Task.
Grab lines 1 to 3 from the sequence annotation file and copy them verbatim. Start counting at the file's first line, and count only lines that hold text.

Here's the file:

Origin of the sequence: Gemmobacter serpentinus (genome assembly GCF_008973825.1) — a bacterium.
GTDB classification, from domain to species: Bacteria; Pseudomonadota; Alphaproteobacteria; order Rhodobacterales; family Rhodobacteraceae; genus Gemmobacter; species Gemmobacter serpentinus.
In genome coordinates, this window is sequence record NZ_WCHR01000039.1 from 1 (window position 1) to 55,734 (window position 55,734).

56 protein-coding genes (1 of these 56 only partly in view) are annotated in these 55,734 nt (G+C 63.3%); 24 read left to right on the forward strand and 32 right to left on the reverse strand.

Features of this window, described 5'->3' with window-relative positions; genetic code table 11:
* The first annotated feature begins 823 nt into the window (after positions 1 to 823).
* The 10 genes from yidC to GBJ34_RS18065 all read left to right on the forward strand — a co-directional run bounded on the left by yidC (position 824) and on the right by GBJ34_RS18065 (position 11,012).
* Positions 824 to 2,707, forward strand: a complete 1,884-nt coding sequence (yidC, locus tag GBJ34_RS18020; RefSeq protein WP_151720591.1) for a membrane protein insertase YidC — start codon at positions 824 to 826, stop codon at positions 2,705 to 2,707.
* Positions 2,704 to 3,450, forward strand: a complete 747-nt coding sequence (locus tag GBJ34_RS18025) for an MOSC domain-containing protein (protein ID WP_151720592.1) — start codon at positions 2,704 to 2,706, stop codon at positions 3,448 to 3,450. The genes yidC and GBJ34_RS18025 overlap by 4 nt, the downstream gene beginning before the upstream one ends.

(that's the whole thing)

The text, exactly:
Origin of the sequence: Gemmobacter serpentinus (genome assembly GCF_008973825.1) — a bacterium.
GTDB classification, from domain to species: Bacteria; Pseudomonadota; Alphaproteobacteria; order Rhodobacterales; family Rhodobacteraceae; genus Gemmobacter; species Gemmobacter serpentinus.
In genome coordinates, this window is sequence record NZ_WCHR01000039.1 from 1 (window position 1) to 55,734 (window position 55,734).